October 12, 2011
This is the third installment of our How I Manage A _________ PPC Account series this week. Today I’ll be talking about how I manage a PPC account without Google AdWords. Why on earth would you choose not to run in AdWords, you ask? There are several reasons that might cause, or even force, you to run in other search engines, such as:
- The AdWords keyword marketplace is simply too competitive for your budget (increased CPCs).
- Google bans your AdWords account due to multiple advertising policy violations.
- Perhaps you had a bad experience with Google previously (customer service, etc).
It is important to remember that this is not a definitive list, but nonetheless offers a few reasons why you might want/need to look for alternatives to AdWords. Whatever the reason may be, there are plenty of other ways to find PPC success. For the purpose of this post, I will share a recent client experience in order to give you an idea for other places to turn to in case things go awry in Google AdWords.
Before I jump into things, allow me to provide some detail about the situation we experienced (…minus the excessive hair gel and Affliction attire). One of my colleagues, who also works with this particular client, wrote an article that explained it well:
One of our clients here at Hanapin is in the hCG diet space, which is a very exciting, fast paced, and competitive vertical in the PPC world. From an agency standpoint, it’s a great account to work on because accounts with a high level of spend generally come with a team of Google folks to work with on the account. That was the case with our client and this Google team was particularly great and collaborative on efforts to improve the account. The other side of having a great Google team is that you get the bad news first. Unfortunately, we were told that hCG was being banned on Google AdWords.
This was unfortunate indeed, considering the fact that AdWords accounted for the majority of our PPC revenue at the time. We had no choice but to move on. Fortunately, as in our case, banishment from the AdWords realm isn’t the end of the world. There are tons of additional PPC avenues out there, so we decided to take action. In fact, we managed to obtain CPLs that were comparable to what we saw in Google. Here’s how we did it…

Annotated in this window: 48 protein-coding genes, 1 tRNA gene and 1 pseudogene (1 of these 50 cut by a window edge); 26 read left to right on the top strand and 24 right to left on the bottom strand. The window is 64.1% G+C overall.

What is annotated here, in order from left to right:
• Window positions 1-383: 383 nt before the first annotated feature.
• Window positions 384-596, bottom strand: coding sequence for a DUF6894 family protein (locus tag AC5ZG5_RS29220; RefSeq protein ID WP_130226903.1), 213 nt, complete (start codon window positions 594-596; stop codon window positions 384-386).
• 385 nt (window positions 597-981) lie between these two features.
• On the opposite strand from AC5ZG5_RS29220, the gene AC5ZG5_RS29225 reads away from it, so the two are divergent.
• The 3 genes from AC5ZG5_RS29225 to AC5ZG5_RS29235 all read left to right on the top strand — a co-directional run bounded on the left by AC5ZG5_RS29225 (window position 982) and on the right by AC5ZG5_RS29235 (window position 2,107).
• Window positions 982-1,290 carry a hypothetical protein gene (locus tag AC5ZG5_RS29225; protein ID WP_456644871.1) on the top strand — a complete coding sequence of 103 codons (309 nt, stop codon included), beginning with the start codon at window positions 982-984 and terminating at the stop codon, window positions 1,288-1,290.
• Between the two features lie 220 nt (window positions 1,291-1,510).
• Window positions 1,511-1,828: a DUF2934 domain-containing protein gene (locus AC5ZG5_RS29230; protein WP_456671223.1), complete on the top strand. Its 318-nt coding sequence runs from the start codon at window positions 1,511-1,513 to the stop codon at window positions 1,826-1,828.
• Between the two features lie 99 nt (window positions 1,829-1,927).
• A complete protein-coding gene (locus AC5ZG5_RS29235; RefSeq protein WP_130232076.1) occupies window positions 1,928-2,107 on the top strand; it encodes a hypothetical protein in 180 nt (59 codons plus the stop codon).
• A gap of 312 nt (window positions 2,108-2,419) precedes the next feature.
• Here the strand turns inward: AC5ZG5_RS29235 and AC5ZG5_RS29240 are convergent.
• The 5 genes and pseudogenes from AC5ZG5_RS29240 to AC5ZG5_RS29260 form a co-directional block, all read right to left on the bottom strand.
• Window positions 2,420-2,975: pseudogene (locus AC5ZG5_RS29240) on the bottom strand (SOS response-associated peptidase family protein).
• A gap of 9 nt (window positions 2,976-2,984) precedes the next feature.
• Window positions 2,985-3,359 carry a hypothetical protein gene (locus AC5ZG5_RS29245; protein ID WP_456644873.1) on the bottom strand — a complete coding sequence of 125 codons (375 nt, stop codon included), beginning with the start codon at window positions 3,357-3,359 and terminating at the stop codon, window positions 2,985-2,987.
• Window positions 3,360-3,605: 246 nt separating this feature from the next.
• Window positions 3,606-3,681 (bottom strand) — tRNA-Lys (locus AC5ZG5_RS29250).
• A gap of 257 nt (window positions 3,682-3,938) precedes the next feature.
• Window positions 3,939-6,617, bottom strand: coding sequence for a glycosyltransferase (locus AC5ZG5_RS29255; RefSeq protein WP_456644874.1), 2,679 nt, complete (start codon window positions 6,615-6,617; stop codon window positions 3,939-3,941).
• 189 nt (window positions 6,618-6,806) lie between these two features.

1. Transition to your next-best option.
The first step in our transition away from AdWords focused on setting up a new “mother ship” that would act as the main source of traffic volume. In our case, fortunately, we had also been running in MSN adCenter, so our transition was relatively easy. If you aren’t running in adCenter, this should be your first option. It is important to keep in mind that Google and Bing/Yahoo have different advertising policies, so there will be discrepancies between particular products that can and can’t be advertised (HCG, etc).
2. Optimize your next-best option.
Set your account up and begin collecting data. But don’t stop there! You need to spend some time optimizing your (new) main source of revenue. This could take weeks, or even months, but you need to be sure that you’ve got a solid account to fall back on.
3. Expand and dabble around.
After you’ve set up and optimized your next-best option outside of AdWords, you need to expand, expand, and then expand some more. You’re objective here is to try out as many 2nd tier networks as possible, while gauging their overall effectiveness. It is important to remember that you are trying to make up for the traffic volume and performance lost with AdWords, so the more the merrier when experimenting in new networks. In the case of our HCG client, we expanded into 7Search, AdBrite, Findology, Looksmart, Amazon, and Fox MyAds. However, this is only a handful of supplemental PPC avenues, so I would encourage you to go above and beyond these examples alone.
4. Weed out underperforming accounts.
At this point, the performance results should be clear-cut. You should plan to give each 2nd tier platform a few weeks to get rolling, and then make the decision on whether or not it will be profitable for you to advertise with them. Try to not be discouraged by a few unsuccessful attempts because performance results will vary depending on the network and product/service you’re advertising.
You Never Know Until You Try…
Although most of these systems aren’t as refined as AdWords and boast less traffic volume, they nonetheless provide the means to establish a PPC presence when used in tandem. I would encourage anyone struggling with similar issues to exhaust as many resources like these as possible before pulling the plug on PPC. Of course, results will vary from case to case, and industry to industry, but you will never know until you try it for yourself.
Feel free to leave any feedback below, as I would love to hear how others have dealt with similar situations!